Earlier, Bonnie West of Gorham watched the entire incident unfold. She said she was inside the Maine Hardware store, where she was shopping for hinges, when someone in the store alerted everyone to what was going on outside.

“You don’t want to go out there,” West said the person warned her.

She said she watched the man waving the gun around outside.


“It looked like a rifle. We just stood and watched,” West said.

Employees at Coastal Trading & Pawn said the man had bought a pellet gun from the shop earlier. They said he did not appear intoxicated. They said they were not aware anything had happened in the parking lot until more than a dozen police cruisers descended on the scene.

Following the completion of the attorney general’s investigation, Malloch said, the police department will create a separate incident review team. It will consist of command staff members and other officers of the Portland Police Department, a member of the Maine State Police, a police chief from an outside agency, the department’s legal adviser, and a community member. The group will make recommendations about whether any policy, training, equipment or procedural changes are necessary for public safety and officer safety, according to Malloch.

The Union Station Plaza, a strip mall, is home to off-price grocery stores, a billiards hall, a laundromat and fast-food restaurants. It sits across the street from the Greyhound Lines bus station and down the hill from Maine Medical Center.

Saturday’s incident was the third police-involved shooting so far this year in Maine, according to the Attorney General’s Office.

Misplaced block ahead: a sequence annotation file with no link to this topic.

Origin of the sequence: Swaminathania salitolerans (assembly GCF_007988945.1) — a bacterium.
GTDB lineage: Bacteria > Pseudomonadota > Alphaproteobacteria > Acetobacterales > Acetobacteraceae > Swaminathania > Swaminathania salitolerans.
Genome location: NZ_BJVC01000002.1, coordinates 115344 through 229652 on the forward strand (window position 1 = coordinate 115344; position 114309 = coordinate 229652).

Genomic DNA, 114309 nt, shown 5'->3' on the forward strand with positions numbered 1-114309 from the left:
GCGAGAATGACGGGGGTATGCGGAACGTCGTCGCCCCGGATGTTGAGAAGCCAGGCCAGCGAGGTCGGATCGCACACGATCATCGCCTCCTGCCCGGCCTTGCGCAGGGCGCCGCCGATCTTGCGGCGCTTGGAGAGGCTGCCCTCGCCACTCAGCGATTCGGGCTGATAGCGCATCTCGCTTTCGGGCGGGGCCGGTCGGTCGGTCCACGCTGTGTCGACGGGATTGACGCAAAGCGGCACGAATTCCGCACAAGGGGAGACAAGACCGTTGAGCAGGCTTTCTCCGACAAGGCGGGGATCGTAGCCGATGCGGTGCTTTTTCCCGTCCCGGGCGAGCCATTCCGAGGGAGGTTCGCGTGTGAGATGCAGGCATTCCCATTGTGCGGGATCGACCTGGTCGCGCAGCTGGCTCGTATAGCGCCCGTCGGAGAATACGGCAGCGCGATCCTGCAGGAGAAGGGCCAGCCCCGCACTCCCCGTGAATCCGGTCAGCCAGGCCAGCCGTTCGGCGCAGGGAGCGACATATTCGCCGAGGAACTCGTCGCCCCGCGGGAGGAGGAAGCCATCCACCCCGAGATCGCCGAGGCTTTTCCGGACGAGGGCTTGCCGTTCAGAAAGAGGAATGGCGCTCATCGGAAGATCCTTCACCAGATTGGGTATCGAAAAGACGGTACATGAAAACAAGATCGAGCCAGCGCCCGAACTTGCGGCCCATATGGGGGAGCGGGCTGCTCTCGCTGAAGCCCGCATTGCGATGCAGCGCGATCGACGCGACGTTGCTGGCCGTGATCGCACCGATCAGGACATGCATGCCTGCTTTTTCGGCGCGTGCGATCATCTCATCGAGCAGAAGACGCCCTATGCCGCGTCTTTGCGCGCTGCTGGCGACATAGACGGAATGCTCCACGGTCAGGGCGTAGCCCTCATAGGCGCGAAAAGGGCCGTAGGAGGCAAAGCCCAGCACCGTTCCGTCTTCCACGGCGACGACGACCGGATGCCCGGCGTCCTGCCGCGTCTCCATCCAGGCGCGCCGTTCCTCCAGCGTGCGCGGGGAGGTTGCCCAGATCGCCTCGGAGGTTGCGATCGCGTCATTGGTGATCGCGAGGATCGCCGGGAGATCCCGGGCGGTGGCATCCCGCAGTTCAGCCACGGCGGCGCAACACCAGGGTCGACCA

On Jan. 22, Jon M. Alspaugh, 57, was killed in a shootout with police investigating a report of domestic violence at his home in Waldoboro.


On Feb. 10 in Vassalboro, Kadhar Bailey, 25, of Gardiner and Ambroshia Fagre, 18, of Oakland were shot and killed by police after Kadhar rammed a Maine State Police cruiser with a pickup truck.

There were six officer-involved shootings in Maine in 2016, two of them fatal. There have been 73 police-involved shootings in Maine since 2007, 36 of them fatal, according to data from the Attorney General’s Office.

The last officer-involved fatal shooting in Portland was on April 25, 2009, when Officers Benjamin Roper and Joshua Wiseman fatally shot David O. Okot, 26, outside an apartment building on Weymouth Street. Attorney General Janet Mills concluded that the officers acted in self-defense in responding to a report of a man displaying a handgun.

An officer-involved shooting in Portland in 2011 and another in 2012 resulted in nonfatal wounds and the Attorney General’s Office concluded that the officers used reasonable deadly force.

A Portland Press Herald investigation in 2012, prompted by five fatal shootings by Maine police in 2011 of people who had mental illness, found that 42 percent of people shot by police between 2000 and 2012, and 58 percent of those who died, had mental health problems.

The Attorney General’s Office, which investigates all police-involved shootings in Maine, had never found one of the shootings to be unjustified, the 2012 investigation found.

Nationally, about half of the 375 to 500 people shot and killed each year by police are mentally ill, the 2012 investigation found.